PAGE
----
Many campgrounds have water and electricity facilities, as well as showers, cooking areas, recreation spaces and even kids clubs. Others have luxury elements like year-round heated pools, saunas, beach volleyball and restaurants.

Campsites are also often located near a lake or at the base of mountains, which means you can wake up to beautiful scenery every morning .

Some of Austria’s top camping associations include Camping Wien, Camping Steiermark and Top Camping Austria.

Camping in a van

Camping in a motorhome is only allowed at campsites in Austria and if someone is caught sleeping in a van in a prohibited area they can be fined.

The only exception is if a driver has to stop and recuperate before continuing driving.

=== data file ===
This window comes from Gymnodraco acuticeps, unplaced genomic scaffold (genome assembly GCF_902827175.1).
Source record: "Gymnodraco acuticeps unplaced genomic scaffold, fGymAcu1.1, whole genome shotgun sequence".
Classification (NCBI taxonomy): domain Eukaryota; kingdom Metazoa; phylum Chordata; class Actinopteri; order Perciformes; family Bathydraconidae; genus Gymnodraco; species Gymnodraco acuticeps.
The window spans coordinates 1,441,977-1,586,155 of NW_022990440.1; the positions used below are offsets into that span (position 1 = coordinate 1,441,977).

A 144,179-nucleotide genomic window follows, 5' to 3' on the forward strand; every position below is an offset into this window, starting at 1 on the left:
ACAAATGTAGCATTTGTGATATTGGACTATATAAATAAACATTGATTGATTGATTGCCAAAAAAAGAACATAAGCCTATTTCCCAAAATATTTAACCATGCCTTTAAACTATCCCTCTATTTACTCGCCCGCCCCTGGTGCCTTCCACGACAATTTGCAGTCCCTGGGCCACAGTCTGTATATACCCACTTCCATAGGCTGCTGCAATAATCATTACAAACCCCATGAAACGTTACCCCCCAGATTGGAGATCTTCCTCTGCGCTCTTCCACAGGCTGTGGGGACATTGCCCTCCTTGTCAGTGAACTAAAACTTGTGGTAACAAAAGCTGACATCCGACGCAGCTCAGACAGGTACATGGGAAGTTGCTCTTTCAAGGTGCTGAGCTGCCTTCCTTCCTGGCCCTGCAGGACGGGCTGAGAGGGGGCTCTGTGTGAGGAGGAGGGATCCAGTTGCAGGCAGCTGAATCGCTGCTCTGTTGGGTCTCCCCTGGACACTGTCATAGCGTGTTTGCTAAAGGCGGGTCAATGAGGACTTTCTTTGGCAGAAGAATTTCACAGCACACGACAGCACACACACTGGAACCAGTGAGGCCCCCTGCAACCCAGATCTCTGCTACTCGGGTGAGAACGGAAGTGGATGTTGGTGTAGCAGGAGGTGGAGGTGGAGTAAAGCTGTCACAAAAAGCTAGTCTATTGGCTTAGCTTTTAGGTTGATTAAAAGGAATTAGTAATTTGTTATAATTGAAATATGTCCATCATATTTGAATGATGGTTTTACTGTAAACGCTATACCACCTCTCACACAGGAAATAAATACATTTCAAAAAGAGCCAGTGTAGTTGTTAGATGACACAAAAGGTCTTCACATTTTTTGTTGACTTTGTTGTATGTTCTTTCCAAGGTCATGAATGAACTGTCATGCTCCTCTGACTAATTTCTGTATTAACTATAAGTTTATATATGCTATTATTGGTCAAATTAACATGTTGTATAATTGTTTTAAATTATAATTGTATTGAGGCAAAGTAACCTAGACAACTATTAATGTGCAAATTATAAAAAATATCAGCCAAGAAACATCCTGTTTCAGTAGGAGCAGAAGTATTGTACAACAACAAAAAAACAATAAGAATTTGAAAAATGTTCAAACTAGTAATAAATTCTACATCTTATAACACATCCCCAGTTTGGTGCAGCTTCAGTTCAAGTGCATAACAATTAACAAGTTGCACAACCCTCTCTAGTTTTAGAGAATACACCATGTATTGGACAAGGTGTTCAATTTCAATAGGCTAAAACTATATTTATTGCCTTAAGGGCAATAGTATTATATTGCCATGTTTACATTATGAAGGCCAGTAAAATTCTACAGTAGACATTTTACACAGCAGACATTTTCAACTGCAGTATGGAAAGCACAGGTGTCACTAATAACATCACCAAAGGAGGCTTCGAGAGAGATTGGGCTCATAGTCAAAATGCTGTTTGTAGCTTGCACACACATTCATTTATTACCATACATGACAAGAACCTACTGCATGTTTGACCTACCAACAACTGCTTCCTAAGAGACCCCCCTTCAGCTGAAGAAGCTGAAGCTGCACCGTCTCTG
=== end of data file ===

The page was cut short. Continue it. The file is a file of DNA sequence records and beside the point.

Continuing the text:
Top camping tips

Austria is packed with stunning natural landscapes, so camping during the summer months is a popular activity – both for Austrian residents and tourists.

For this reason, it’s recommended to book ahead during the peak summer holiday months of July and August, whether planning to camp in a motorhome or tent.

Camping in motorhomes is also becoming more popular at some winter campsites during the ski season, so it’s always a good idea to book in advance.

Additionally, it’s advised to take bug spray when camping in Austria in the summer as insects like mosquitoes and ticks are common in countryside areas.

In fact, tick-borne encephalitis (TBE) – a viral infection transmitted by the bite of infected ticks – is endemic in Austria and it’s recommended to get vaccinated before going on a hiking or camping trip in the country.

The main affected areas for TBE are Tyrol and Upper Austria.

READ MORE: EXPLAINED: What is Austria’s ‘tick vaccine’ and should you take it

Useful vocabulary

Campsite – Campingplätze

Tent – Zelt

Campervan – Reisemobil

Electricity – Strom